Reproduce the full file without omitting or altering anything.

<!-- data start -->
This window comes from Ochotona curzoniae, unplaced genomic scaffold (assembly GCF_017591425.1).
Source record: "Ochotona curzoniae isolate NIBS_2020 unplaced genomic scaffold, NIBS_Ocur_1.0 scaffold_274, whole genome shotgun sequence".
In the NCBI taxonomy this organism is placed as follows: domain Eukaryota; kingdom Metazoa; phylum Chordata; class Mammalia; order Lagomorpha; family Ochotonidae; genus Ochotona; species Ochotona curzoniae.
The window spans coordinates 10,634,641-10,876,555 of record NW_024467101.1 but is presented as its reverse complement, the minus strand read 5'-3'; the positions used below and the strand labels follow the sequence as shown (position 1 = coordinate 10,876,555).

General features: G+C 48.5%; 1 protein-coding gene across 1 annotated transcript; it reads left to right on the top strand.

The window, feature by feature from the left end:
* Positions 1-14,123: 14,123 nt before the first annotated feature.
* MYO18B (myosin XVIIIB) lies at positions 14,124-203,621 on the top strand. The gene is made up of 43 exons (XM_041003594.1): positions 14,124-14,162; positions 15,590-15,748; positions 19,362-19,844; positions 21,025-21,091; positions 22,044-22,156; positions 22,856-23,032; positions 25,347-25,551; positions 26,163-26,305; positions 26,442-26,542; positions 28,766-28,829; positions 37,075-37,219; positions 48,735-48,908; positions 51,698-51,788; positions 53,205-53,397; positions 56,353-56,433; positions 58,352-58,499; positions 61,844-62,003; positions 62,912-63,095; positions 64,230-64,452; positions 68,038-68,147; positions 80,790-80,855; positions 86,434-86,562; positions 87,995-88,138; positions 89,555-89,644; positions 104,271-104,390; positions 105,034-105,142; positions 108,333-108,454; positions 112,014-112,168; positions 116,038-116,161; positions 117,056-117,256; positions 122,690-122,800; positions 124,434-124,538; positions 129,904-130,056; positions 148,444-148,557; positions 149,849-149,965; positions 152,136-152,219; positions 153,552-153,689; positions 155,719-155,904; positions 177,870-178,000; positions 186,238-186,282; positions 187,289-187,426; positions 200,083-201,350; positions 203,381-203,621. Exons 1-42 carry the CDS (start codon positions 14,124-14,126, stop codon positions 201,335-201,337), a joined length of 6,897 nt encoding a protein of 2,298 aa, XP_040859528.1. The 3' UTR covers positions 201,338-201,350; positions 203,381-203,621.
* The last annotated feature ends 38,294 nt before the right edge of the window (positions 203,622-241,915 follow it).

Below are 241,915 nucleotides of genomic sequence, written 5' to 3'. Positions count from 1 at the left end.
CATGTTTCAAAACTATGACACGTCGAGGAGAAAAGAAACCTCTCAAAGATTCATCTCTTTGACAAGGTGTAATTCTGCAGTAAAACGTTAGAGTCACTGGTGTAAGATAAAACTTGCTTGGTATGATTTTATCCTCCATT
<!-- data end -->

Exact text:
This window comes from Ochotona curzoniae, unplaced genomic scaffold (assembly GCF_017591425.1).
Source record: "Ochotona curzoniae isolate NIBS_2020 unplaced genomic scaffold, NIBS_Ocur_1.0 scaffold_274, whole genome shotgun sequence".
In the NCBI taxonomy this organism is placed as follows: domain Eukaryota; kingdom Metazoa; phylum Chordata; class Mammalia; order Lagomorpha; family Ochotonidae; genus Ochotona; species Ochotona curzoniae.
The window spans coordinates 10,634,641-10,876,555 of record NW_024467101.1 but is presented as its reverse complement, the minus strand read 5'-3'; the positions used below and the strand labels follow the sequence as shown (position 1 = coordinate 10,876,555).

General features: G+C 48.5%; 1 protein-coding gene across 1 annotated transcript; it reads left to right on the top strand.

The window, feature by feature from the left end:
* Positions 1-14,123: 14,123 nt before the first annotated feature.
* MYO18B (myosin XVIIIB) lies at positions 14,124-203,621 on the top strand. The gene is made up of 43 exons (XM_041003594.1): positions 14,124-14,162; positions 15,590-15,748; positions 19,362-19,844; positions 21,025-21,091; positions 22,044-22,156; positions 22,856-23,032; positions 25,347-25,551; positions 26,163-26,305; positions 26,442-26,542; positions 28,766-28,829; positions 37,075-37,219; positions 48,735-48,908; positions 51,698-51,788; positions 53,205-53,397; positions 56,353-56,433; positions 58,352-58,499; positions 61,844-62,003; positions 62,912-63,095; positions 64,230-64,452; positions 68,038-68,147; positions 80,790-80,855; positions 86,434-86,562; positions 87,995-88,138; positions 89,555-89,644; positions 104,271-104,390; positions 105,034-105,142; positions 108,333-108,454; positions 112,014-112,168; positions 116,038-116,161; positions 117,056-117,256; positions 122,690-122,800; positions 124,434-124,538; positions 129,904-130,056; positions 148,444-148,557; positions 149,849-149,965; positions 152,136-152,219; positions 153,552-153,689; positions 155,719-155,904; positions 177,870-178,000; positions 186,238-186,282; positions 187,289-187,426; positions 200,083-201,350; positions 203,381-203,621. Exons 1-42 carry the CDS (start codon positions 14,124-14,126, stop codon positions 201,335-201,337), a joined length of 6,897 nt encoding a protein of 2,298 aa, XP_040859528.1. The 3' UTR covers positions 201,338-201,350; positions 203,381-203,621.
* The last annotated feature ends 38,294 nt before the right edge of the window (positions 203,622-241,915 follow it).

Below are 241,915 nucleotides of genomic sequence, written 5' to 3'. Positions count from 1 at the left end.
CATGTTTCAAAACTATGACACGTCGAGGAGAAAAGAAACCTCTCAAAGATTCATCTCTTTGACAAGGTGTAATTCTGCAGTAAAACGTTAGAGTCACTGGTGTAAGATAAAACTTGCTTGGTATGATTTTATCCTCCATT